17 November 2009

An apology

Turns out I unfairly maligned a member of the Jazz in my last NBA post.

This team can't win more than half its games without [Deron], as no one else can run the offense or even create their own shot.

Eric Maynor, I am sorry.

"Who is Eric Maynor?" you may ask, as my brother who is in France did on Monday. After being the Jazz's first-round pick in the 2009 draft, Maynor spent a lot of time on Utah's bench, playing under five minutes per game and even recording two DNP - Coach's Decision's early in the 2009-2010 season.

I figured if he wasn't good enough to beat out Ronnie Price for the backup point guard spot, then the bench was where Maynor belonged.

And I was wrong.

After Deron left a road trip last week to be with his sick daughter, Jerry handed the keys to the rookie and said, "Play on, son."

Okay, so maybe those weren't his exact words, but Maynor played 35 and 40 minutes against Philadelphia and then Cleveland, both on the road in back-to-back games.

How did he respond to this sudden chance to prove himself?

Pretty darn well, in my opinion.

Against the 76ers, he shot 6-14 from the field, dished out 11 assists, recorded one steal and hit a 3-pointer, all while turning the ball over only twice.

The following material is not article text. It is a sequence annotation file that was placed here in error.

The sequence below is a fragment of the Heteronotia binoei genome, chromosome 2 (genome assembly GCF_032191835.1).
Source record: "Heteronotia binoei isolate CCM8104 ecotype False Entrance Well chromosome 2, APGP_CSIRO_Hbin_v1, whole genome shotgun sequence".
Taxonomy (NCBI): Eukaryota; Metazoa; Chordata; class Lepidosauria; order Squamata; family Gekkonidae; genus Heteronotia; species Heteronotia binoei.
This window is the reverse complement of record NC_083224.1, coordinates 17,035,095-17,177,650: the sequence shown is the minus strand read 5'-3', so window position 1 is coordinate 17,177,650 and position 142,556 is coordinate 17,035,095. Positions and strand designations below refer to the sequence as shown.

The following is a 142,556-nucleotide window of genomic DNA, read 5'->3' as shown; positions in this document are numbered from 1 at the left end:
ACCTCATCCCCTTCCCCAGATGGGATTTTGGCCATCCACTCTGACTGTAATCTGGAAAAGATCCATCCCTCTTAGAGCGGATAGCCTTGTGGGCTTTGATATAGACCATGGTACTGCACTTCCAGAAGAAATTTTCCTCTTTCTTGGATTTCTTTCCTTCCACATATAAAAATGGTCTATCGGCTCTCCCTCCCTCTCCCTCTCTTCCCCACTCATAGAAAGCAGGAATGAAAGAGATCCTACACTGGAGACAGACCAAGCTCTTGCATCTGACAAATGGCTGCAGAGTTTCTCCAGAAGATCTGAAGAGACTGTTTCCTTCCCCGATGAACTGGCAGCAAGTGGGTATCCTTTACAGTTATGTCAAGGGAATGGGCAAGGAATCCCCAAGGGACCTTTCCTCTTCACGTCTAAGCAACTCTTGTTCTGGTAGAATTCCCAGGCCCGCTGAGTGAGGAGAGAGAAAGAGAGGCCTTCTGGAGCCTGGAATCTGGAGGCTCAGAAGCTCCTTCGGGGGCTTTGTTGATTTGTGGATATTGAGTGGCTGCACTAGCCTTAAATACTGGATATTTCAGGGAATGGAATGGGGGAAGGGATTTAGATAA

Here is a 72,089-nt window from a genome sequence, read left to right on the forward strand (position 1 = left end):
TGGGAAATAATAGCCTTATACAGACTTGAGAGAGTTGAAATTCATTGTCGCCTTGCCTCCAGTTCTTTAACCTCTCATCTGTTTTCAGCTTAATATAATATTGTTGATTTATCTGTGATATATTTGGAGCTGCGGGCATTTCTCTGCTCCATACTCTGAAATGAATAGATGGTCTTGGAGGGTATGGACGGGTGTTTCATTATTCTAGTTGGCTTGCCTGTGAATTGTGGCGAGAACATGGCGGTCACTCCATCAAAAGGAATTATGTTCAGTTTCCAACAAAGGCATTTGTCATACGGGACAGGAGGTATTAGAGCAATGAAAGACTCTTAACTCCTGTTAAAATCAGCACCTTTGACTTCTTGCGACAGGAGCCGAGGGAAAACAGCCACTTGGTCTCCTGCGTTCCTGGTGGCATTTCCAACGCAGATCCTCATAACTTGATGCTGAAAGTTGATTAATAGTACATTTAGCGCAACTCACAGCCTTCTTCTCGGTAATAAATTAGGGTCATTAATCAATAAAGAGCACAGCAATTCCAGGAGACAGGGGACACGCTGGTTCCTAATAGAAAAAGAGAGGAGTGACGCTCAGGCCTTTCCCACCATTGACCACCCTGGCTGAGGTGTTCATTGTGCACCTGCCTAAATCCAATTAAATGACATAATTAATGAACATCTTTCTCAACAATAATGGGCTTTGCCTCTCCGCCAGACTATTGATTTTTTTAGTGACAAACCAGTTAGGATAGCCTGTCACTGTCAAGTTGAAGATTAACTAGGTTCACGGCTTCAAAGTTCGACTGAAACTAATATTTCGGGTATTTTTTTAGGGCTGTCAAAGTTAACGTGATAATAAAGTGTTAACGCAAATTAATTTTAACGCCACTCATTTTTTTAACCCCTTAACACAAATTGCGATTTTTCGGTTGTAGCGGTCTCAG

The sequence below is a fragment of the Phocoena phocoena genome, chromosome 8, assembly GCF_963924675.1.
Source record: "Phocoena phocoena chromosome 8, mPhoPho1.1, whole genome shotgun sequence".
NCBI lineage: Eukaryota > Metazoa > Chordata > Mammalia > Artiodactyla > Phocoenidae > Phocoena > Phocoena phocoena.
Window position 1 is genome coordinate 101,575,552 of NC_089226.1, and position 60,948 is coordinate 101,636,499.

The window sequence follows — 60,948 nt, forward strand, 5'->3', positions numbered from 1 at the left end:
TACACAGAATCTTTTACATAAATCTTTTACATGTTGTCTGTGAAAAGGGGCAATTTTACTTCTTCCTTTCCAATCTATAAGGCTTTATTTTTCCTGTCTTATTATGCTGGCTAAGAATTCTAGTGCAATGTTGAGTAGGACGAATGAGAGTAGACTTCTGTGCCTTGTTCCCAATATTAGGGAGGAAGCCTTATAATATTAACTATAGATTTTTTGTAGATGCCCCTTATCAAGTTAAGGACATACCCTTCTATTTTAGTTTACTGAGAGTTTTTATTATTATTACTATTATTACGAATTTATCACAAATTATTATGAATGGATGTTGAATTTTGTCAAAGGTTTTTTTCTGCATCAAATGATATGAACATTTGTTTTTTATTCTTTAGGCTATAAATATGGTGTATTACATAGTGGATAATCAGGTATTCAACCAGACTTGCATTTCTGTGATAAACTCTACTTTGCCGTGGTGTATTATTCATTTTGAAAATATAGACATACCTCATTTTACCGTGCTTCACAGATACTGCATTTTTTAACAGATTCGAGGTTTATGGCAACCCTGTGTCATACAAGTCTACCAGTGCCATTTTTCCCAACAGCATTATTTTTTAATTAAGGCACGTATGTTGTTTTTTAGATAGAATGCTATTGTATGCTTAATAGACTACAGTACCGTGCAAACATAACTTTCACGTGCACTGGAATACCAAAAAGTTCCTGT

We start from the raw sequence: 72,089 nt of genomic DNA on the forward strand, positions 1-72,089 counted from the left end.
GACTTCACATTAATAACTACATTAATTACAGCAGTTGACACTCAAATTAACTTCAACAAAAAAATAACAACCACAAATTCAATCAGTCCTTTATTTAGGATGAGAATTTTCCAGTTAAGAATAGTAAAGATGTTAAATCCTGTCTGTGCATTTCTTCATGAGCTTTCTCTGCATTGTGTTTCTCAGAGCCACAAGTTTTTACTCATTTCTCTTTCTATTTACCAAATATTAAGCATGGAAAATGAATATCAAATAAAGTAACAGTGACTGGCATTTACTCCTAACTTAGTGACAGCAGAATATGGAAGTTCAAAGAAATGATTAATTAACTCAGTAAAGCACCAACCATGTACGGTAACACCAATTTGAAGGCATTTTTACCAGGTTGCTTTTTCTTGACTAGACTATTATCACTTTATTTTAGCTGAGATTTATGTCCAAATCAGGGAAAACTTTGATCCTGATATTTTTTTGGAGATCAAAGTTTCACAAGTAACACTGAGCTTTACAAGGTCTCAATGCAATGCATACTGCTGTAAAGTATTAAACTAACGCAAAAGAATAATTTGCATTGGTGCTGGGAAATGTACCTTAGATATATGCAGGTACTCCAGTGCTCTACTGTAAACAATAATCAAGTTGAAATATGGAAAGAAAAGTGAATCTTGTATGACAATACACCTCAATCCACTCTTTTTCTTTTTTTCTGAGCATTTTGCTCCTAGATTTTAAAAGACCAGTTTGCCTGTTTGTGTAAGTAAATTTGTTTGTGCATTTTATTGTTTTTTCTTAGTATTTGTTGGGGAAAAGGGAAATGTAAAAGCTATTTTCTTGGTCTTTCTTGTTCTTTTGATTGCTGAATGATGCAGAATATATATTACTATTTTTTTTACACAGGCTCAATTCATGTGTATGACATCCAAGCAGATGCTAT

The next night, against King James and the Cavs, he scored 24 points on 9-16 shooting, including 6-7 from the free-throw line, handed out four assists and grabbed three rebounds in a tight loss.

This kid is for real. His first step is quick enough he can get by most point guards in the league, and once he's in the lane, he has a real nice floater (a la Chris Paul), can use the glass to score and is pretty decent at finding the open man.

And today, that's all a point guard really needs to do to succeed.

Against Cleveland, he hit two clutch free throws with two minutes left in the game to bring the Jazz within one point (95-96), then made a tough tear drop runner over LeBron with 14 seconds left to bring the Jazz within two points. If Andrei hadn't launched that abomination of a 3-point attempt just before that, the game might have ended differently, but I can't blame the rookie point guard for the loss.

So there you have it. Maynor may be skinny (6' 3" and 170 pounds), but he's quick, can dish and knows how to use the glass. He may be a good one for years to come.

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